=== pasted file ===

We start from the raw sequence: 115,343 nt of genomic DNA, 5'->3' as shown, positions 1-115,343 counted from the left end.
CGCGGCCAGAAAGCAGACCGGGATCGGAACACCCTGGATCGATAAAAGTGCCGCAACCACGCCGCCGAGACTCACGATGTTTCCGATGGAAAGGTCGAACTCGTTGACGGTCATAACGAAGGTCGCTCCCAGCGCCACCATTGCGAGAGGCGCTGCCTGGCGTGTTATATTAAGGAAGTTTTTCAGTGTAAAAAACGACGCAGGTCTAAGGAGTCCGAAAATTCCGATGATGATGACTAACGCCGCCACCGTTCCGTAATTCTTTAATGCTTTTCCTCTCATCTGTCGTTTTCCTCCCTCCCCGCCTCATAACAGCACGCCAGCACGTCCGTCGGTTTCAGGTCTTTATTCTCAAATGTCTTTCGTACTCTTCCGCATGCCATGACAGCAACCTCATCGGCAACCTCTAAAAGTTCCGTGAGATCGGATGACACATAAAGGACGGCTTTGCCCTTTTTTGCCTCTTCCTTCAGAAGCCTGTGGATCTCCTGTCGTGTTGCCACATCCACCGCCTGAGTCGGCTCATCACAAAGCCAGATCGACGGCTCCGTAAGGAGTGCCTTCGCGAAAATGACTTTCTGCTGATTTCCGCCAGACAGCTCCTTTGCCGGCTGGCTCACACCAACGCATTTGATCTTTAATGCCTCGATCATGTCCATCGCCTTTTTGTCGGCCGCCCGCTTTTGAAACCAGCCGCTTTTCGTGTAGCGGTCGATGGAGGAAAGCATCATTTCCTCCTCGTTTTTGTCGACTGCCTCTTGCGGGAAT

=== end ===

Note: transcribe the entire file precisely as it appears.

We start from the raw sequence: 115,343 nt of genomic DNA, 5'->3' as shown, positions 1-115,343 counted from the left end.
CGCGGCCAGAAAGCAGACCGGGATCGGAACACCCTGGATCGATAAAAGTGCCGCAACCACGCCGCCGAGACTCACGATGTTTCCGATGGAAAGGTCGAACTCGTTGACGGTCATAACGAAGGTCGCTCCCAGCGCCACCATTGCGAGAGGCGCTGCCTGGCGTGTTATATTAAGGAAGTTTTTCAGTGTAAAAAACGACGCAGGTCTAAGGAGTCCGAAAATTCCGATGATGATGACTAACGCCGCCACCGTTCCGTAATTCTTTAATGCTTTTCCTCTCATCTGTCGTTTTCCTCCCTCCCCGCCTCATAACAGCACGCCAGCACGTCCGTCGGTTTCAGGTCTTTATTCTCAAATGTCTTTCGTACTCTTCCGCATGCCATGACAGCAACCTCATCGGCAACCTCTAAAAGTTCCGTGAGATCGGATGACACATAAAGGACGGCTTTGCCCTTTTTTGCCTCTTCCTTCAGAAGCCTGTGGATCTCCTGTCGTGTTGCCACATCCACCGCCTGAGTCGGCTCATCACAAAGCCAGATCGACGGCTCCGTAAGGAGTGCCTTCGCGAAAATGACTTTCTGCTGATTTCCGCCAGACAGCTCCTTTGCCGGCTGGCTCACACCAACGCATTTGATCTTTAATGCCTCGATCATGTCCATCGCCTTTTTGTCGGCCGCCCGCTTTTGAAACCAGCCGCTTTTCGTGTAGCGGTCGATGGAGGAAAGCATCATTTCCTCCTCGTTTTTGTCGACTGCCTCTTGCGGGAAT